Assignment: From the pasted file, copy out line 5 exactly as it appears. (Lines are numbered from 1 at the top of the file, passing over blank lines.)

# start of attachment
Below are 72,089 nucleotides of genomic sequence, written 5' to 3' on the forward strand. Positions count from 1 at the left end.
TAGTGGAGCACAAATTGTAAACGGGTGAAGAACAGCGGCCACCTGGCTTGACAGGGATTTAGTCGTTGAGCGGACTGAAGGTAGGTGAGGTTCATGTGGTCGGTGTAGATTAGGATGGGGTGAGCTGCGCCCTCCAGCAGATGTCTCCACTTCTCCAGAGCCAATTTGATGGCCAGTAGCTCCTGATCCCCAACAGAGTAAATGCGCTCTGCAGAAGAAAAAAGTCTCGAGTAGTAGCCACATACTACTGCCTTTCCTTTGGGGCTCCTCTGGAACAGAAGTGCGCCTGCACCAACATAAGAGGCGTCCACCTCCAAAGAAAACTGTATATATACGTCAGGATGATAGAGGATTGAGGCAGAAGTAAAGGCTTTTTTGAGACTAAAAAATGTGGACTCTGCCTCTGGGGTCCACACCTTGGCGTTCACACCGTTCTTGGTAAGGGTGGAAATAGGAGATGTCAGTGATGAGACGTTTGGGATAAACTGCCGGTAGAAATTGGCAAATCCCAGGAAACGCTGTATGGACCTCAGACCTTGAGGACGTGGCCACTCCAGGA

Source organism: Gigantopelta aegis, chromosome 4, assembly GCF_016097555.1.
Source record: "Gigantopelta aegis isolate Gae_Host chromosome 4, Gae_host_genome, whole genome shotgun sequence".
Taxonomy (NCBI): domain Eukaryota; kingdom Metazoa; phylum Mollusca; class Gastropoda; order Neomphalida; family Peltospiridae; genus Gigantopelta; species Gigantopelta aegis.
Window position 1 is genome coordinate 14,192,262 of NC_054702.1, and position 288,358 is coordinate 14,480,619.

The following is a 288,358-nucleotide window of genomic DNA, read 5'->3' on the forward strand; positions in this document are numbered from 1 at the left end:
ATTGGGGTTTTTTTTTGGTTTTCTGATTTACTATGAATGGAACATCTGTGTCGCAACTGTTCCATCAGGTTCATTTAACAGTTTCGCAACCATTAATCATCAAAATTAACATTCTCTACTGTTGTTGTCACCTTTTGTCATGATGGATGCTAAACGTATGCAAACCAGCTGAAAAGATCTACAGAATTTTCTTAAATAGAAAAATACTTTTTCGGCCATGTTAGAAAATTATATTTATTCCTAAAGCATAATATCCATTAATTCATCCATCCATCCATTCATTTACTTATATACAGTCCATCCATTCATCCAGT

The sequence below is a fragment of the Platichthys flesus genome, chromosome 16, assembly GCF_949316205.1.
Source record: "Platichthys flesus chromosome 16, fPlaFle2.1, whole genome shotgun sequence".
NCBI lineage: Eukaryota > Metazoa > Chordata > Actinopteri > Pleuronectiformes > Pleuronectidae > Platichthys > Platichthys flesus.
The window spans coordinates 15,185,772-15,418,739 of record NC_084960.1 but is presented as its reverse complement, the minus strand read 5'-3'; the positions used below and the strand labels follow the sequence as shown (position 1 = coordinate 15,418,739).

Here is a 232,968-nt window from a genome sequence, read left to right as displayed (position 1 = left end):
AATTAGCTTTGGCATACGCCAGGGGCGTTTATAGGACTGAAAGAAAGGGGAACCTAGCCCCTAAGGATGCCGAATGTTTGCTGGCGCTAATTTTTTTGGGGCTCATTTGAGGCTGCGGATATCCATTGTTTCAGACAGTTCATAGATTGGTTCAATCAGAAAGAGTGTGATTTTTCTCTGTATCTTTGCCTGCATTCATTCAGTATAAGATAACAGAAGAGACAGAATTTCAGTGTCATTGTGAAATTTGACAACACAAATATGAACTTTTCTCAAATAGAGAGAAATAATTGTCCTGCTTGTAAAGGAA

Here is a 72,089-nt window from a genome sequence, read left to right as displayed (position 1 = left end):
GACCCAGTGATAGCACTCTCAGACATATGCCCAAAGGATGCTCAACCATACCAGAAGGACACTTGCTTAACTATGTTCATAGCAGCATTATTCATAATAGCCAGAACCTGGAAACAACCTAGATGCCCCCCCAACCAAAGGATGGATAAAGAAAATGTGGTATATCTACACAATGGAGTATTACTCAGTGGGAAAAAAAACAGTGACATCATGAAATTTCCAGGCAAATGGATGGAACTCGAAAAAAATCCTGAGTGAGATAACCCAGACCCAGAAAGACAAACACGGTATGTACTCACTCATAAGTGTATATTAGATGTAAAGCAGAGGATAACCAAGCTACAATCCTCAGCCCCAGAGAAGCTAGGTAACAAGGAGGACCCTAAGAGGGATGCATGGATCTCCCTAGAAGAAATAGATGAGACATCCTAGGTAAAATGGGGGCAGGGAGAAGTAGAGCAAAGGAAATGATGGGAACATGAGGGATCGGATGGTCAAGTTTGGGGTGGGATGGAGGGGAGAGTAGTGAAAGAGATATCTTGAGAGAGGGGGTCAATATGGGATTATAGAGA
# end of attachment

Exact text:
Taxonomy (NCBI): domain Eukaryota; kingdom Metazoa; phylum Mollusca; class Gastropoda; order Neomphalida; family Peltospiridae; genus Gigantopelta; species Gigantopelta aegis.